Jenny Brown

They’ve really stepped in it. The incumbent Unity Caucus that runs the huge teachers union in New York City is facing a challenge from the Retiree Advocate slate who hope to take leadership of the powerful 70,000-person retiree chapter within the union. Ballots were mailed May 10 and will be counted June 14.

The piñata finally burst. Starbucks corporate heads agreed Tuesday to negotiate for real with the union and allow workers to organize.

“I was in shock initially, and definitely some disbelief,” said Michelle Eisen, who works at the first Buffalo store that unionized with Starbucks Workers United in 2021. As she learned more, she said, she came to believe the victory is real.

Strikes and threats of strikes extracted contracts ranging from good to excellent from employers across the country this year. Half a million U.S. workers walked out—machinists, teachers, baristas, nurses, hotel housekeepers, and auto workers—with much of the motion coming from unions led by reformers.

Steward’s Corner: How AA Flight Attendants Scored a Huge Strike Vote

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Flight Attendants at American Airlines voted to strike by 99.47 percent at the end of August, with 93 percent turnout.

The 26,000-member union, the Association of Professional Flight Attendants, has been in negotiations since 2019—and members have seen no raises since then. Understaffing and scheduling are also big issues. American, based in Dallas, is the largest airline in the world by passengers carried.

When Thomas Bradley showed up for his third shift at Laguna Cliffs Marriott Resort and Spa in Dana Point, California, on July 2 he encountered something new: a picket line.

The picket was part of a wave of strikes at Los Angeles-area hotels by members of UNITE HERE Local 11. Their contracts at 62 hotels expired June 30. The hotel workers’ top demand is for pay that will allow them to secure housing in a market that is pricing them out.

Slingshot: ‘Work Requirements’ or Real Jobs?

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When I heard the debt-ceiling deal would target people in their fifties for new work requirements to get food stamps, I thought about my brother.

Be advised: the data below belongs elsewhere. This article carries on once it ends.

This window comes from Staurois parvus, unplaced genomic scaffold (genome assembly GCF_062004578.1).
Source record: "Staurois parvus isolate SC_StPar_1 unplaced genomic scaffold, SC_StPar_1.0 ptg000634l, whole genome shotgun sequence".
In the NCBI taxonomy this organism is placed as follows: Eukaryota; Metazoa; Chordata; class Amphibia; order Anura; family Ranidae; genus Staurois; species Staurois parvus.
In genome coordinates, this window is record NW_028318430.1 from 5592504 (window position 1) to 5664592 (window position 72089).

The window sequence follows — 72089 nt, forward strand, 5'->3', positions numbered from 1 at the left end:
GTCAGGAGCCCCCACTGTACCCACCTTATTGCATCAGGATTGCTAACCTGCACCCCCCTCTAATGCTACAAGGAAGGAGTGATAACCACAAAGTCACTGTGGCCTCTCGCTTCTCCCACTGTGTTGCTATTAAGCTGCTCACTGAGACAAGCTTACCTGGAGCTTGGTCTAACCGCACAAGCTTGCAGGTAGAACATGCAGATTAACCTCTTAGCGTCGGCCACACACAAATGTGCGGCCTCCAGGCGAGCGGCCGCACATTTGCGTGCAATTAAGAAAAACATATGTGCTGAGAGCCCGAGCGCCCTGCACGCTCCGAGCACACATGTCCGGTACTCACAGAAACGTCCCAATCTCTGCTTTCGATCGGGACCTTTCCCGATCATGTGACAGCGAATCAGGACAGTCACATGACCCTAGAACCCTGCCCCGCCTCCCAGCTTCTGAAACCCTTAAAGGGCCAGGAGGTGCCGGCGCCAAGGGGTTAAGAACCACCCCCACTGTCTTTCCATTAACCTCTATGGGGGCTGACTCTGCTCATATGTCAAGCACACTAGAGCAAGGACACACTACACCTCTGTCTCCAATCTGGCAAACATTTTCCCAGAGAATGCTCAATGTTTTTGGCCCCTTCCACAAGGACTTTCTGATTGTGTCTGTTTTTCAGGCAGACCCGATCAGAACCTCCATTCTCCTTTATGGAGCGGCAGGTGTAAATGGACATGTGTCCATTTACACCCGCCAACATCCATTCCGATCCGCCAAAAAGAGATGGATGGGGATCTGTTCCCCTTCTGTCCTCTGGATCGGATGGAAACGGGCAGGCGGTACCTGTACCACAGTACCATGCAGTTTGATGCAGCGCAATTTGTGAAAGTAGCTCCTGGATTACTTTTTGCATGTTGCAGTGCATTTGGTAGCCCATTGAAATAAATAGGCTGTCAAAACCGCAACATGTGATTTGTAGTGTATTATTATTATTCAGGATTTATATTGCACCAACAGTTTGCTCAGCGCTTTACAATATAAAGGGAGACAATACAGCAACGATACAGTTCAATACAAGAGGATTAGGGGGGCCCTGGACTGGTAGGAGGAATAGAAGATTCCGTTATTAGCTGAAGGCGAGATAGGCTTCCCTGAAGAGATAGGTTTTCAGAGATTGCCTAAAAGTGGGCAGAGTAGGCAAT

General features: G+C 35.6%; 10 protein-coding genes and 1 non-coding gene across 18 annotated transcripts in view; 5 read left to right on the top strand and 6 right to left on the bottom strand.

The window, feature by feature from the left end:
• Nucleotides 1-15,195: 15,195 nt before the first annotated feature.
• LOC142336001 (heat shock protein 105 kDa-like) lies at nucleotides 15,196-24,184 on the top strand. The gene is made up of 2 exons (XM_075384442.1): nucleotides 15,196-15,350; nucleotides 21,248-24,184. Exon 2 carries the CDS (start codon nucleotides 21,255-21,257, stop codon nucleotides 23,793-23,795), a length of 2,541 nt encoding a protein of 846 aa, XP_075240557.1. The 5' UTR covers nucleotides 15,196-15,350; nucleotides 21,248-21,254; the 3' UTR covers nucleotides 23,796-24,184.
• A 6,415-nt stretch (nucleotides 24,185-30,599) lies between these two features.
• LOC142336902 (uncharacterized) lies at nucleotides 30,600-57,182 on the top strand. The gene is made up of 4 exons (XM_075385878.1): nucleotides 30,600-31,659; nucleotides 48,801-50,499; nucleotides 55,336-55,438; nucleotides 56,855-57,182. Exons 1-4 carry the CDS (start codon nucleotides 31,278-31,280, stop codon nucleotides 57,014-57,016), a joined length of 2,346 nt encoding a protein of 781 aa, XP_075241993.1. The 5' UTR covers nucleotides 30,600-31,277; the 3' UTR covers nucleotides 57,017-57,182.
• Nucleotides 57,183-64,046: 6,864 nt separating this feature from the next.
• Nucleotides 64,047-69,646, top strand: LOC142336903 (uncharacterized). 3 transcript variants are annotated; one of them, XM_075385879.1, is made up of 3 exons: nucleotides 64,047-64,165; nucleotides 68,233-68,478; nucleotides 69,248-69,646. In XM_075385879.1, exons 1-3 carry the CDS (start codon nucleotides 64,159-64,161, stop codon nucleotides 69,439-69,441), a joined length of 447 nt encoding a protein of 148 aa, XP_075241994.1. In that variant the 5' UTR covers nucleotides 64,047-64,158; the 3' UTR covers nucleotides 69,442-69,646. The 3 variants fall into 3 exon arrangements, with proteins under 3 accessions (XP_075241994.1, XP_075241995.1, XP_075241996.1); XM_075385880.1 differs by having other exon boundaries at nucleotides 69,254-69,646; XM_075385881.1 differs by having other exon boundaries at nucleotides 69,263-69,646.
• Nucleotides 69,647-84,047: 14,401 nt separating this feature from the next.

As a young man in the Navy, he was diagnosed with type 1 diabetes—that’s the one where your body attacks your pancreas, and you need insulin to stay alive. At the time, treatment options were limited, and the Navy discharged him. But thanks to the V.A. and medical advances, he was OK.

When the Amazon Labor Union first submitted union authorization cards, “we had to withdraw and file again,” recalled organizing committee member Justine Medina, “because Amazon challenged over 1,000 of our signatures saying they no longer worked there.”

The sky-high turnover at the 8,000-worker fulfillment center on New York's Staten Island, made collecting cards “a race against Amazon firing everyone,” she said.

At Starbucks regional headquarters in Manhattan on May 1, staff were setting up an office pizza party when they heard a chant coming from the hallway of their fifteenth floor glass-enclosed office.

“Who are we? We are partners! Who are we? We are workers!” chanted a dozen Starbucks workers as they filled the reception area, many wearing shirts saying “Partners? Prove It. WE are Starbucks.”

April 28 is Workers Memorial Day, commemorating those killed, sickened, or injured on the job. As part of a week of events, today the National Council for Occupational Safety and Health is releasing its “Dirty Dozen” report.

Starbucks projects the image of an employee-friendly company, but its workers have been exposing the contradiction between the company’s words and its actions.

On March 29, they’ll get some help from the U.S. Senate’s HELP Committee, chaired by Bernie Sanders. The Health, Education, Labor, and Pensions Committee has called Howard Schultz, who recently resigned as Starbucks CEO, to testify before Congress about the company’s union-busting.

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